Does Your Website Need A Privacy Policy?

When you visit any kind of websites these days, you probably notice an interstitial or significant bit on the footer asking you to accept the site’s privacy policy. Looking back a decade ago, not many websites are so upfront asking for your consent to accept tracking cookies. Why the sudden change?

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Why Do Websites Need a Privacy Policy?

To thrive, businesses need customers’ trust and confidence. That much has been true even before the internet took over the business of things. No, when your website is a business front, a clear privacy policy can boost customers’ trust as they see you as an honest and transparent business entity.

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Another reason why you need a privacy policy is the law. Governments all around the globe wanted to protect the privacy of internet surfers. Since almost all websites gather visitor’s data to some extent, not having a privacy policy can get you in trouble. Here are some examples of such laws:

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– Children’s Online Privacy Protection Act (USA)

– California  Online Privacy Protection Act (USA)

– General Data Protection Regulation (EU)

– Personal Information Protection and Electronic Documents Act (Canada)

– Data Protection Act (UK)

– Privacy Act (Australia)

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Although some of those laws have been around for decades, people have only realized the importance of protecting their data in recent years. The Cambridge Analytica data harvest scandal has opened the eyes of millions on just how valuable their data is. You can be sure governments will be enforcing these laws even more, either by their own volition or pressure from the public.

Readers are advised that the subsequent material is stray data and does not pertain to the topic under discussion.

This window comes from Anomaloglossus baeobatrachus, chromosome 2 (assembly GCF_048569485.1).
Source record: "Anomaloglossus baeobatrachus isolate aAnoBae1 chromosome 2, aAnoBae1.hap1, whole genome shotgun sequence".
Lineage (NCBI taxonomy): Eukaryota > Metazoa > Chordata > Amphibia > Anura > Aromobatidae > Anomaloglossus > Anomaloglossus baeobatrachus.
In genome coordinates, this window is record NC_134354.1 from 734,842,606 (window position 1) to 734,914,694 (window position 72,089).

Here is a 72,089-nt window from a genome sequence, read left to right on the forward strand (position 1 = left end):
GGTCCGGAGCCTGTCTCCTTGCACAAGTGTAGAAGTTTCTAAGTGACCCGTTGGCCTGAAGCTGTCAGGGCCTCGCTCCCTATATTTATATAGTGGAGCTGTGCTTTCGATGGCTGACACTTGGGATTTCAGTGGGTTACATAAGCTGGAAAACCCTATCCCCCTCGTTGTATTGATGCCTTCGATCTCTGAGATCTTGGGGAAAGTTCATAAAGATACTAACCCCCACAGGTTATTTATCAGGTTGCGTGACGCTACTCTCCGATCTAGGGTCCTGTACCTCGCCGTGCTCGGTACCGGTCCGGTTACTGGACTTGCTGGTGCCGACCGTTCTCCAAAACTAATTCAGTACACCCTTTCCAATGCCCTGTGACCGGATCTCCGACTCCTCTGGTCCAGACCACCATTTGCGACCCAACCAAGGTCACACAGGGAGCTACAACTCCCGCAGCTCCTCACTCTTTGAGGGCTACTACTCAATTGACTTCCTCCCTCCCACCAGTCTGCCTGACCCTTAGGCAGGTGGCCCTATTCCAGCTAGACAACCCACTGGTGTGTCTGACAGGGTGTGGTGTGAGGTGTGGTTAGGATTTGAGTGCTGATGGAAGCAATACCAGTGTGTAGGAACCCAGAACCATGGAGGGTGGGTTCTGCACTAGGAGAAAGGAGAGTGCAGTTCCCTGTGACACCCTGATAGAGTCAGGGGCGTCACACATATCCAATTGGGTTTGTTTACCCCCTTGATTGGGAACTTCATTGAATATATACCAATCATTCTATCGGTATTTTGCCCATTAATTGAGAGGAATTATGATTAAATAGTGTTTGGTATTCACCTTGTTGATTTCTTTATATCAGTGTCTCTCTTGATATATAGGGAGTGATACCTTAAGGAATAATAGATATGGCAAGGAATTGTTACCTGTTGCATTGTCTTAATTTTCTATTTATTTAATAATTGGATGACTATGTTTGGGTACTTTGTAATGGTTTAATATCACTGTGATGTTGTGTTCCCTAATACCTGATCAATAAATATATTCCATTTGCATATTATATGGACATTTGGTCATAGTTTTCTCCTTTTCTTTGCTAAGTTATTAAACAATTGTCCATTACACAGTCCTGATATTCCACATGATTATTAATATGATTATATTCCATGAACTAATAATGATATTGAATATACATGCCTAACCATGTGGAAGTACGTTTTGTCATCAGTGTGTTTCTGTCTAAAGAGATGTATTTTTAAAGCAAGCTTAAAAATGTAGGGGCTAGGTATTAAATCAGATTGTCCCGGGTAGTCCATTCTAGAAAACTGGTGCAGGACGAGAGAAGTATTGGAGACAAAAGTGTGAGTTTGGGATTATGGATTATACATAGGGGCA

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 “OK, color me convinced. So, what do I need to include in the privacy policy?”

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The complexity of your privacy policy depends on how much data you gather. In short, your privacy policy should include the followings:

– What information you collect

– What information you do NOT collect

– How you use the information.

– Do you share the information? If so, how?

– Your use of cookies and tracking

– How you secure the information

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Need ideas? Check out the privacy policies from Google, New York Times, and Ziff Davis. If you a small business site, you will not need such a long privacy policy. However, they do make great examples of what to include in yours.

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By the way, make sure your new privacy uses an easy-to-understand language. If you have the capital to hire a lawyer to write the policy for you, ask him to dumb it down so people can understand it easily.

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In addition, make sure the policy isn’t riddled with misspellings and bad grammar. Your online credibility can take quite a hit when customers notice just how sloppy your privacy policy is. Since it can be hard to catch your own mistakes, don’t be shy to use a spelling and grammar tool to help you out. It can save you an awful lot of time.

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